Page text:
How to Spot Anorexia
Anorexia is a growing illness that just doesn’t occur in teenagers, it happens at any stage in life. It’s not as simple as saying, ‘I wish I was as thin as… ‘ or wanting to look like someone else. It’s a serious mental illness that takes over a person’s life and controls their behaviour, and it is in some cases fatal. So, how do you spot the signs?
Watch the person’s behaviour when it comes to food. Usually they will eat only very small amounts and it’s usually nothing with carbohydrates. In some cases, they will make themselves vomit afterwards if they become anxious about the food being in their body. Another way of expelling food is laxative abuse. This type of purging leaves them feeling ‘clean’.
Secretly they will binge when no-one is around. Afterwards they make themselves vomit again expulsing the body and making it ‘clean’. This triggers another guilt trip and a stronger attitude towards not eating.
Think of it like this. The person decides that they will only consume say 500 calories a day. They still go about their daily lives and all that it entails. If they get through the day successfully they are satisfies. However, if they eat something that increases the calorie intake they feel that they have lost control. A series of behaviours will ensue as they feel that they have ‘failed’. We’re back to square one.
What to Do
It’s hard to express your concerns especially if it is a close family member. As well as that, they will probably lie and tell you that there’s nothing to worry about. All you can do is be there to support them and listen if they do want to talk about it. Don’t overreact – that will scare them into silence. Even if you hear some frightening and unpleasant things stay calm and listen. This is hard to do but the more you keep the lines of communication open, the more honest that person will be. For example, they may express thoughts of self-harming or suicide and most of us aren’t trained to react properly (if that’s at all possible!), so if you take the emotion out of it, they will probably be relieved as they have enough going on.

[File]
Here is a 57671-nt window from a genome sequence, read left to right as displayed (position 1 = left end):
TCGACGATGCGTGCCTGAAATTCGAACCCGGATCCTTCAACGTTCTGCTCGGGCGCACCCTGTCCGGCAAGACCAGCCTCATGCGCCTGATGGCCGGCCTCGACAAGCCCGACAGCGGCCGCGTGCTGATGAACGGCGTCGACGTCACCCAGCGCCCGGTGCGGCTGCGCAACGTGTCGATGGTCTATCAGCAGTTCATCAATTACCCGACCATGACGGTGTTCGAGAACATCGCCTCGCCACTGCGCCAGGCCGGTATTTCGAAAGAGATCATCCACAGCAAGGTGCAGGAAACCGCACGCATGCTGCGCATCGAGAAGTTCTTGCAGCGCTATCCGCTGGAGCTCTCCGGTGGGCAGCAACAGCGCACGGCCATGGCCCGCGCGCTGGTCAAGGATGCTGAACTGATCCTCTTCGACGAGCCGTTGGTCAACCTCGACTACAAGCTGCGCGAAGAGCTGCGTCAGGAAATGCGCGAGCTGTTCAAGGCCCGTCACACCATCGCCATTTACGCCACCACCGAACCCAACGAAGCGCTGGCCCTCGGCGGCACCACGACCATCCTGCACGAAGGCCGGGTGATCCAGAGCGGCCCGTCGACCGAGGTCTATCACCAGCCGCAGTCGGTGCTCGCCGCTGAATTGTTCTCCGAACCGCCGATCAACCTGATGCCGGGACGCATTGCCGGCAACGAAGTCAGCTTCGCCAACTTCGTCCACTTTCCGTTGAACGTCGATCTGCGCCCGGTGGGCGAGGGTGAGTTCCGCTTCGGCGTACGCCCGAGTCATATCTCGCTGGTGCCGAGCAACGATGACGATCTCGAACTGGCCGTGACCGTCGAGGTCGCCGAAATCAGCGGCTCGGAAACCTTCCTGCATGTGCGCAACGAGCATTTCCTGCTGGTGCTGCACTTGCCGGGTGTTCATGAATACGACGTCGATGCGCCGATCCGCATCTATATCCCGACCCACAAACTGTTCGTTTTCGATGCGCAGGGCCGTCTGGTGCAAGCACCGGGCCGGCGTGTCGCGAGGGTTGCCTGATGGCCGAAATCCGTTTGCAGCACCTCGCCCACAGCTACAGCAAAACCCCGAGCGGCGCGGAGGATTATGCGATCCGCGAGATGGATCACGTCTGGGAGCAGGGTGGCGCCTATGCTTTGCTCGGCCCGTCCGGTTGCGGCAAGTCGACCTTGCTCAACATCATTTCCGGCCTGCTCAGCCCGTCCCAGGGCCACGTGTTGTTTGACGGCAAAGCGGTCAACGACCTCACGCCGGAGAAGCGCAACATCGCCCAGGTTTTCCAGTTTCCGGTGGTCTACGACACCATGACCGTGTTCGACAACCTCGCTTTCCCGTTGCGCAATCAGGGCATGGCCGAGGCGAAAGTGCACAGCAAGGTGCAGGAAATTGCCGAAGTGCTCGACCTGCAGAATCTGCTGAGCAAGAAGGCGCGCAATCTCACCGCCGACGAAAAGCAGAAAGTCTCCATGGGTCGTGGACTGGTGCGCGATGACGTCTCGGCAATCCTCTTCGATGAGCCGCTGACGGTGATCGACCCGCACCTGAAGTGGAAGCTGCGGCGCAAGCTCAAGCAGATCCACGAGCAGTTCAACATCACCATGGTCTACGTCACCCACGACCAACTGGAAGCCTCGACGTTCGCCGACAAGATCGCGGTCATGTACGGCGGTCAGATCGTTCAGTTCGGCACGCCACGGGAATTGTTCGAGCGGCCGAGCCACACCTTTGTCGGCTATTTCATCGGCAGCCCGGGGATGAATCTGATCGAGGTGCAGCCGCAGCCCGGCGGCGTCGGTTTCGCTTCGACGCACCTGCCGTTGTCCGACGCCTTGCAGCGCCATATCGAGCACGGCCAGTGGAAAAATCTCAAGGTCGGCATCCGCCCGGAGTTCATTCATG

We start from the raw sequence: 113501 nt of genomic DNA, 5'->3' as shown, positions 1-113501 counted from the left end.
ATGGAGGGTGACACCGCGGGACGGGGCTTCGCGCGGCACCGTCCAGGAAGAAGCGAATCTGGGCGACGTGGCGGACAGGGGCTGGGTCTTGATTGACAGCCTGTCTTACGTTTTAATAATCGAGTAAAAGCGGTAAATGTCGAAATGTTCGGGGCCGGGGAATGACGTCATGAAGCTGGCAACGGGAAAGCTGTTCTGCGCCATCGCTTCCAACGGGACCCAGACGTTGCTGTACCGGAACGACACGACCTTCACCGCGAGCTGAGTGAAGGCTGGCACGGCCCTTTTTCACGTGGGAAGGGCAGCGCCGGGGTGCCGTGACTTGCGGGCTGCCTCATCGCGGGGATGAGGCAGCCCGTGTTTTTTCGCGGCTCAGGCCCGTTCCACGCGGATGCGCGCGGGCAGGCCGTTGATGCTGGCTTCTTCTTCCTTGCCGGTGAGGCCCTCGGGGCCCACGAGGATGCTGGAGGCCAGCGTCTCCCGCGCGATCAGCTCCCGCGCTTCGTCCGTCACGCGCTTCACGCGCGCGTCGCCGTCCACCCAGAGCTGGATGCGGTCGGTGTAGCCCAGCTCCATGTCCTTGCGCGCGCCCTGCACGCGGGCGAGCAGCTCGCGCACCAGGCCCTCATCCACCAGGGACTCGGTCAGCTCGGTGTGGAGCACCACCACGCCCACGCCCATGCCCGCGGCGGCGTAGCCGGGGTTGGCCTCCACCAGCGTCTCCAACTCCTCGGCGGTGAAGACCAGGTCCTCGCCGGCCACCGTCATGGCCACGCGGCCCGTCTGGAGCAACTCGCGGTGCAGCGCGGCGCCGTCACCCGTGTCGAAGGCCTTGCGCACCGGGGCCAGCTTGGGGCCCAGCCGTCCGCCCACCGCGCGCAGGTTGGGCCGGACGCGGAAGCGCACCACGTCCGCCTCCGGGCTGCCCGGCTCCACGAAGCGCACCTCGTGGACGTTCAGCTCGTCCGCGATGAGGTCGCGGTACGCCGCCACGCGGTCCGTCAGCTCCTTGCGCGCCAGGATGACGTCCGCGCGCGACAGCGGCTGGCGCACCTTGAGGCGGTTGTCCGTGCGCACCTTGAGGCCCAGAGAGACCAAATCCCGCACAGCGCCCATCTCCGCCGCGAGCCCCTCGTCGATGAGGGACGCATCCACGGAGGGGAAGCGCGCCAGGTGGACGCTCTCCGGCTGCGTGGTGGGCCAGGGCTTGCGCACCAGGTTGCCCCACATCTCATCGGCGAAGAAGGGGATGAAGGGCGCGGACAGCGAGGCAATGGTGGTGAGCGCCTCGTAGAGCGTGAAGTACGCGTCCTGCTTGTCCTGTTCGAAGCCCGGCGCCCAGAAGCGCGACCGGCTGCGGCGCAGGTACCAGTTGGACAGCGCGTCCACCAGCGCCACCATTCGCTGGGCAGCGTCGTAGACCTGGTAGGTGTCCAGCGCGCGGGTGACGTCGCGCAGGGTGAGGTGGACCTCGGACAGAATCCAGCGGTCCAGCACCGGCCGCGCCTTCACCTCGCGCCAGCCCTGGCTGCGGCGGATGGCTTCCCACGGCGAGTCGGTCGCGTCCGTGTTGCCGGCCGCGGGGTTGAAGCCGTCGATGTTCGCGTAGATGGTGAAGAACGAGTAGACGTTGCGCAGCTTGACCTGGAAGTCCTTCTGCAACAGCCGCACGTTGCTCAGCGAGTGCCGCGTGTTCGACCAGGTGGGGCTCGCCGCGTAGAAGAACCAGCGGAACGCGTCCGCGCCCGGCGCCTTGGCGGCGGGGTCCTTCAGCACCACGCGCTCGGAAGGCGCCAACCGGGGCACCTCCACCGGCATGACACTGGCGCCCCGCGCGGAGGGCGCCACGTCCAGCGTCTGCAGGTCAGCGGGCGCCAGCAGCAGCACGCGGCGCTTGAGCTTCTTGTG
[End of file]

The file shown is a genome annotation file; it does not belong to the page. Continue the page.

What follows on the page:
It’s only when a person hits rock bottom that they will do something and that’s why it’s important to keep the lines of communication open. There’s a possibility that if the person feels alone or isolated, they may commit suicide. However, if they know that they’re not alone, they may take the first step by asking for help, that they don’t want to live like this. That’s when you see a glimmer of hope. With their permission you may take them to the GP. Depending on how bad they are, they may be admitted to hospital to receive nutrition without re-feeding syndrome occurring. You see, if that happens they could die. It’s important that they receive a calorie-controlled regime and this triggers further emotional reactions. As they put on weight, they will begin other behaviours that could result in relapse when they leave hospital. While they’re in, they’re watched 24/7, even bathing and going to the loo. This lack of privacy is hard to deal with and they can become resentful. When they are allowed home, they may be filled with feelings of self-loathing. Body-checking, measuring and continually looking in the mirror may develop. It is vitally important that psychiatric help is put in place.
It’s Not Over Yet
As I said, these behaviours may occur and the person could react negatively and ‘run for the hills’ vowing to ‘stay under the radar’. So this could start all over again. All I’m saying is don’t get your hopes up. Even when the person is receiving psychiatric help and support from a dietician, it’s a slow rate of progress. As well as addressing the myriad issues surrounding recovery, one bout of a bug, can mean that they may have to go back into hospital as they live close to edge. It’s slow and difficult for weight gain – frustratingly! Good luck!